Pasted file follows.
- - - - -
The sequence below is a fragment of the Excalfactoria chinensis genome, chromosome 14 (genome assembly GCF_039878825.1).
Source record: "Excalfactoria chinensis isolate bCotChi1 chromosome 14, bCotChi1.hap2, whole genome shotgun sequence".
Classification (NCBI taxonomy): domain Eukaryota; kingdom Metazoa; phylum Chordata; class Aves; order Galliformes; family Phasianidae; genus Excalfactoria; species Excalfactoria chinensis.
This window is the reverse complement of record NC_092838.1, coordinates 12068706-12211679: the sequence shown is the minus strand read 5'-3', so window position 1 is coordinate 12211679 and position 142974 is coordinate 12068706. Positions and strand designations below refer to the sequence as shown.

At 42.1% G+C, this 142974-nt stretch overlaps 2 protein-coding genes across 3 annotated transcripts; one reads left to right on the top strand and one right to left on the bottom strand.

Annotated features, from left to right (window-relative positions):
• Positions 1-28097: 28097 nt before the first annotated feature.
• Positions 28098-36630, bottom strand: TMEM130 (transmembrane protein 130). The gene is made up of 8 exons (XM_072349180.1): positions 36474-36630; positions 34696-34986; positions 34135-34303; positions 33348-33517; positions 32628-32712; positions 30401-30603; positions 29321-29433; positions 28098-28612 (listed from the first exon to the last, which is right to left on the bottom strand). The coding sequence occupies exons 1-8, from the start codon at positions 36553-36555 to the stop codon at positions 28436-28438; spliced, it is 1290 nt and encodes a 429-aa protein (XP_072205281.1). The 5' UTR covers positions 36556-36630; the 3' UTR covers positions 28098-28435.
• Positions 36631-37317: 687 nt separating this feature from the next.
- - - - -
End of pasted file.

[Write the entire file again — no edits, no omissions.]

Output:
The sequence below is a fragment of the Excalfactoria chinensis genome, chromosome 14 (genome assembly GCF_039878825.1).
Source record: "Excalfactoria chinensis isolate bCotChi1 chromosome 14, bCotChi1.hap2, whole genome shotgun sequence".
Classification (NCBI taxonomy): domain Eukaryota; kingdom Metazoa; phylum Chordata; class Aves; order Galliformes; family Phasianidae; genus Excalfactoria; species Excalfactoria chinensis.
This window is the reverse complement of record NC_092838.1, coordinates 12068706-12211679: the sequence shown is the minus strand read 5'-3', so window position 1 is coordinate 12211679 and position 142974 is coordinate 12068706. Positions and strand designations below refer to the sequence as shown.

At 42.1% G+C, this 142974-nt stretch overlaps 2 protein-coding genes across 3 annotated transcripts; one reads left to right on the top strand and one right to left on the bottom strand.

Annotated features, from left to right (window-relative positions):
• Positions 1-28097: 28097 nt before the first annotated feature.
• Positions 28098-36630, bottom strand: TMEM130 (transmembrane protein 130). The gene is made up of 8 exons (XM_072349180.1): positions 36474-36630; positions 34696-34986; positions 34135-34303; positions 33348-33517; positions 32628-32712; positions 30401-30603; positions 29321-29433; positions 28098-28612 (listed from the first exon to the last, which is right to left on the bottom strand). The coding sequence occupies exons 1-8, from the start codon at positions 36553-36555 to the stop codon at positions 28436-28438; spliced, it is 1290 nt and encodes a 429-aa protein (XP_072205281.1). The 5' UTR covers positions 36556-36630; the 3' UTR covers positions 28098-28435.
• Positions 36631-37317: 687 nt separating this feature from the next.